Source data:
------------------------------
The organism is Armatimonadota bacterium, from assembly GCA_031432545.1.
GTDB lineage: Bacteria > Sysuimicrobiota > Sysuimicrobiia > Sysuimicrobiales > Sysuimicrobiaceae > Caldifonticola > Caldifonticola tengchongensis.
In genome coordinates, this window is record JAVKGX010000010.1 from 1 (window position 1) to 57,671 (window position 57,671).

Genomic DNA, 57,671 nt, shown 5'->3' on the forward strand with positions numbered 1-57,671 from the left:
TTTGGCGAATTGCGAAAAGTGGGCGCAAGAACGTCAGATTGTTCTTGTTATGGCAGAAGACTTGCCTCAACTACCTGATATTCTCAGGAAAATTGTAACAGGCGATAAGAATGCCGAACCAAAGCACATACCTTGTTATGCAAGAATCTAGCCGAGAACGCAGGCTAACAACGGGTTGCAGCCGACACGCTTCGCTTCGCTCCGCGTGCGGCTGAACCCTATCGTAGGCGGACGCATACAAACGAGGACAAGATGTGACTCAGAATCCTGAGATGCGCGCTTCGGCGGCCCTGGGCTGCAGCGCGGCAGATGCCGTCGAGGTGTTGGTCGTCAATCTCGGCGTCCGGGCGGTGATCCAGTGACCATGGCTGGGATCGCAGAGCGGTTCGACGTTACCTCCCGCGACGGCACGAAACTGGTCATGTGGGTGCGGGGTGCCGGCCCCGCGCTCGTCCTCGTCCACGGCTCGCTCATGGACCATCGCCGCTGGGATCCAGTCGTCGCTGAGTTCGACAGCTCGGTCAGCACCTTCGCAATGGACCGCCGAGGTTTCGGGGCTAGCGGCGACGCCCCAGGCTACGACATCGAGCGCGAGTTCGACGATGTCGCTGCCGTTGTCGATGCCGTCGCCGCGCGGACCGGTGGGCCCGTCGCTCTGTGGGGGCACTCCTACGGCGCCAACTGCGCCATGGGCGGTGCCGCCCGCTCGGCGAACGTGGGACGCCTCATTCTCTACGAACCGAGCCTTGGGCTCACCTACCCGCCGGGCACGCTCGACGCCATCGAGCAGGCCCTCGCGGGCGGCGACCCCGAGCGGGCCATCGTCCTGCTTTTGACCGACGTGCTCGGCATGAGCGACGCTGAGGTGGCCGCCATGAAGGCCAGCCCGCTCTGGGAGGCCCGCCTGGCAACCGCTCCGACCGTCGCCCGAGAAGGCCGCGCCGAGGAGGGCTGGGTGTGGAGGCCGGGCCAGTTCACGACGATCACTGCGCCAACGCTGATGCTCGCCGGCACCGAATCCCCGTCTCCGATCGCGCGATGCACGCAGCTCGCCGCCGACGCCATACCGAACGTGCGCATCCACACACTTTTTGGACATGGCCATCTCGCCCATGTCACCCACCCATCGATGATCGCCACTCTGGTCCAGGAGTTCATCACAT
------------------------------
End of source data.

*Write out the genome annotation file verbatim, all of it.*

The organism is Armatimonadota bacterium, from assembly GCA_031432545.1.
GTDB lineage: Bacteria > Sysuimicrobiota > Sysuimicrobiia > Sysuimicrobiales > Sysuimicrobiaceae > Caldifonticola > Caldifonticola tengchongensis.
In genome coordinates, this window is record JAVKGX010000010.1 from 1 (window position 1) to 57,671 (window position 57,671).

Genomic DNA, 57,671 nt, shown 5'->3' on the forward strand with positions numbered 1-57,671 from the left:
TTTGGCGAATTGCGAAAAGTGGGCGCAAGAACGTCAGATTGTTCTTGTTATGGCAGAAGACTTGCCTCAACTACCTGATATTCTCAGGAAAATTGTAACAGGCGATAAGAATGCCGAACCAAAGCACATACCTTGTTATGCAAGAATCTAGCCGAGAACGCAGGCTAACAACGGGTTGCAGCCGACACGCTTCGCTTCGCTCCGCGTGCGGCTGAACCCTATCGTAGGCGGACGCATACAAACGAGGACAAGATGTGACTCAGAATCCTGAGATGCGCGCTTCGGCGGCCCTGGGCTGCAGCGCGGCAGATGCCGTCGAGGTGTTGGTCGTCAATCTCGGCGTCCGGGCGGTGATCCAGTGACCATGGCTGGGATCGCAGAGCGGTTCGACGTTACCTCCCGCGACGGCACGAAACTGGTCATGTGGGTGCGGGGTGCCGGCCCCGCGCTCGTCCTCGTCCACGGCTCGCTCATGGACCATCGCCGCTGGGATCCAGTCGTCGCTGAGTTCGACAGCTCGGTCAGCACCTTCGCAATGGACCGCCGAGGTTTCGGGGCTAGCGGCGACGCCCCAGGCTACGACATCGAGCGCGAGTTCGACGATGTCGCTGCCGTTGTCGATGCCGTCGCCGCGCGGACCGGTGGGCCCGTCGCTCTGTGGGGGCACTCCTACGGCGCCAACTGCGCCATGGGCGGTGCCGCCCGCTCGGCGAACGTGGGACGCCTCATTCTCTACGAACCGAGCCTTGGGCTCACCTACCCGCCGGGCACGCTCGACGCCATCGAGCAGGCCCTCGCGGGCGGCGACCCCGAGCGGGCCATCGTCCTGCTTTTGACCGACGTGCTCGGCATGAGCGACGCTGAGGTGGCCGCCATGAAGGCCAGCCCGCTCTGGGAGGCCCGCCTGGCAACCGCTCCGACCGTCGCCCGAGAAGGCCGCGCCGAGGAGGGCTGGGTGTGGAGGCCGGGCCAGTTCACGACGATCACTGCGCCAACGCTGATGCTCGCCGGCACCGAATCCCCGTCTCCGATCGCGCGATGCACGCAGCTCGCCGCCGACGCCATACCGAACGTGCGCATCCACACACTTTTTGGACATGGCCATCTCGCCCATGTCACCCACCCATCGATGATCGCCACTCTGGTCCAGGAGTTCATCACAT